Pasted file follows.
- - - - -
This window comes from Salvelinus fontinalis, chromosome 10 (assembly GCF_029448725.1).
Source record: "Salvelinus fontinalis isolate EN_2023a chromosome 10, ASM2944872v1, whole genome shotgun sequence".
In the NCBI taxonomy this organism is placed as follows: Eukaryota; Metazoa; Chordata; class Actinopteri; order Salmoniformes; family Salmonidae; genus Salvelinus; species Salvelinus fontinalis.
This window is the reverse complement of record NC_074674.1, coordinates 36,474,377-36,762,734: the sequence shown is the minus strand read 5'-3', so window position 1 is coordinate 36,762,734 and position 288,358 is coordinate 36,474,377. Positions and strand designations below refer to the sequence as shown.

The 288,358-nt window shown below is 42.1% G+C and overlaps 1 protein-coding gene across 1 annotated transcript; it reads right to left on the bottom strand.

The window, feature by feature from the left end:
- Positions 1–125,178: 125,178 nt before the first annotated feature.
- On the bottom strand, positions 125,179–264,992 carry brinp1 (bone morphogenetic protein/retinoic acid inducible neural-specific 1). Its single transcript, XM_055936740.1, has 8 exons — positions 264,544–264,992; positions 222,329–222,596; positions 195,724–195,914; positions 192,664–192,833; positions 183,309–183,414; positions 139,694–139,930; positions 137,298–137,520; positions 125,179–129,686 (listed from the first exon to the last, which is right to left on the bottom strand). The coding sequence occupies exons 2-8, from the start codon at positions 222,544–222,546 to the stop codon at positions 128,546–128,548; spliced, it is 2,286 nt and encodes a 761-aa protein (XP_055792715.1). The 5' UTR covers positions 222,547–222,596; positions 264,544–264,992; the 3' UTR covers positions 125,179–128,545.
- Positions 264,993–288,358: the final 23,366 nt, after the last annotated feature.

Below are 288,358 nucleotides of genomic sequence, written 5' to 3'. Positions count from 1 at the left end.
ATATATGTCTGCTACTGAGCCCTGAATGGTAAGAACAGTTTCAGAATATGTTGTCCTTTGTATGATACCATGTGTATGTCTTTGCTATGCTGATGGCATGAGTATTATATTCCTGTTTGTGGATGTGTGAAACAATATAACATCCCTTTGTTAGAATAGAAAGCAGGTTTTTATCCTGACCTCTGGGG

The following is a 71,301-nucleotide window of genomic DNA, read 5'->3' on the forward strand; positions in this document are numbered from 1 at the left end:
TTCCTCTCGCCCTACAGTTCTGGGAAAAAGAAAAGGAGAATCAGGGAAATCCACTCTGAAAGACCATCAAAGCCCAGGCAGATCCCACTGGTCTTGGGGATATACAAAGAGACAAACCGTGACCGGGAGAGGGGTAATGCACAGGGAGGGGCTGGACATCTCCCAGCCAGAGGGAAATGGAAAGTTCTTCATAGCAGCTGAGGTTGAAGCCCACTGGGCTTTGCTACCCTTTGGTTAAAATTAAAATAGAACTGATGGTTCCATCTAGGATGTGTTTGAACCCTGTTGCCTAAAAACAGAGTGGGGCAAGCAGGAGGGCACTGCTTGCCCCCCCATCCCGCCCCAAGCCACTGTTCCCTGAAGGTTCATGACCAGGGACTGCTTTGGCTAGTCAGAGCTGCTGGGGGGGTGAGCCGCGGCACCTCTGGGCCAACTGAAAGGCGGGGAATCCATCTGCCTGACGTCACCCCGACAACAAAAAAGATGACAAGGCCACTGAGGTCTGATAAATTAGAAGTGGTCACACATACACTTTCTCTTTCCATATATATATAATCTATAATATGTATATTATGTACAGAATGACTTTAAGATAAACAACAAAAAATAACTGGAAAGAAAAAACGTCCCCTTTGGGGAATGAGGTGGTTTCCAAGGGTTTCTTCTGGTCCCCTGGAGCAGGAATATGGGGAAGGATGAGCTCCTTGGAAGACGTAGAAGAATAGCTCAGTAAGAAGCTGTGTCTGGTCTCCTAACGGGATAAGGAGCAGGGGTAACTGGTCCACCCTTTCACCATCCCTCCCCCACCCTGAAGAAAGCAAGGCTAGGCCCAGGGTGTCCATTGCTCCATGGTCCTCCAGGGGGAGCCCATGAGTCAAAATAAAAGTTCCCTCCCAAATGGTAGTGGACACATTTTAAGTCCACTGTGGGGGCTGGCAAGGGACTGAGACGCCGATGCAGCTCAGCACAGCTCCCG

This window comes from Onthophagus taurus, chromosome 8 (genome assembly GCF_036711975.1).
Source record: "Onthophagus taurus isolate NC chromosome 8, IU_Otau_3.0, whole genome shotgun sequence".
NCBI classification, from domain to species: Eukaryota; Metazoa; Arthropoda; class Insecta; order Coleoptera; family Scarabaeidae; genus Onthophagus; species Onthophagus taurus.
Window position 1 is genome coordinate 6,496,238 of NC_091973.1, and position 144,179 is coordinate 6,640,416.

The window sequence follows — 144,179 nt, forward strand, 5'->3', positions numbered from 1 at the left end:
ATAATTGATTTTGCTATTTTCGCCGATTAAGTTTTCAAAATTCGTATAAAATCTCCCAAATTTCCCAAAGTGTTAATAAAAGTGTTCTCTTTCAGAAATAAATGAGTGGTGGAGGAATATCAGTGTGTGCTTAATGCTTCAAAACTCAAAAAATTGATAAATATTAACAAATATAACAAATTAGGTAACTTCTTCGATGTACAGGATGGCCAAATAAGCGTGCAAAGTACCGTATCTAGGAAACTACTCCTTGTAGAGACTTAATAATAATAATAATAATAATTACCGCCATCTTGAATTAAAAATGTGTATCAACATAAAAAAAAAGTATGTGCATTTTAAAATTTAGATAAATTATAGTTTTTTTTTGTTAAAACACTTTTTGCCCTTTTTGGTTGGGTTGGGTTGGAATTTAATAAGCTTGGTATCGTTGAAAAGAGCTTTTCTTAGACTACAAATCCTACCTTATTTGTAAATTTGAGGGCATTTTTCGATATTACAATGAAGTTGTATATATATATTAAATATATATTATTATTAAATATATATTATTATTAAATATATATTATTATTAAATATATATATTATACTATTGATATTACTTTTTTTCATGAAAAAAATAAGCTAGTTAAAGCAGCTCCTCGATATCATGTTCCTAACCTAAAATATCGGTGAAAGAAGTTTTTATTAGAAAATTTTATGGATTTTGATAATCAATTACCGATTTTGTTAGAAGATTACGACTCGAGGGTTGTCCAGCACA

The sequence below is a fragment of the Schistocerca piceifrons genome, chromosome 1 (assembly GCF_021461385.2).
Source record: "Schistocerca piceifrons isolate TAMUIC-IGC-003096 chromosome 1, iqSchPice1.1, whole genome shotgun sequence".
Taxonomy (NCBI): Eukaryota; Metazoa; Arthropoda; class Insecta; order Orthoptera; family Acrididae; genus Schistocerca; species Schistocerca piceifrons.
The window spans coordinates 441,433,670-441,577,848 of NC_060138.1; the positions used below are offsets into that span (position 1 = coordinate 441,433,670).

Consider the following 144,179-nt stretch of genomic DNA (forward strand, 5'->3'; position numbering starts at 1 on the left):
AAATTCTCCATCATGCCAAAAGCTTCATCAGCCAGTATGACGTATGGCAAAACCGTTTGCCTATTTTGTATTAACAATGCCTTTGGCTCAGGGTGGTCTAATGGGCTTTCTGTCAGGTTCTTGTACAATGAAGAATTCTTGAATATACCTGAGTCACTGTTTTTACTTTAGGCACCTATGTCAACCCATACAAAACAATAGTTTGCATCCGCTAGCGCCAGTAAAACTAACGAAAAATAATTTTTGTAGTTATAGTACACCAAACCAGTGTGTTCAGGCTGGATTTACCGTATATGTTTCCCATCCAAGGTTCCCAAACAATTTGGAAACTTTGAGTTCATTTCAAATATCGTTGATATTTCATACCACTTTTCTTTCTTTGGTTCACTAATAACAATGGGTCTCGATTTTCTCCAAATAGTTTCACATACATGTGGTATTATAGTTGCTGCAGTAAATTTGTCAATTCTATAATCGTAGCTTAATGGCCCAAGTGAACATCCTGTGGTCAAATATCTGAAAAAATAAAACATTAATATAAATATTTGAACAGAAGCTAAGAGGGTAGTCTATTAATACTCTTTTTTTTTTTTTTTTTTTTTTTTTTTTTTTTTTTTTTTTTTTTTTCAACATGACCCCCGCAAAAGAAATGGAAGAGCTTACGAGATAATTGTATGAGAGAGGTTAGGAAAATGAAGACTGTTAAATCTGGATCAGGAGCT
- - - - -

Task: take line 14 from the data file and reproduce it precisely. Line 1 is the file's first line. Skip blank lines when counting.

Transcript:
This window comes from Onthophagus taurus, chromosome 8 (genome assembly GCF_036711975.1).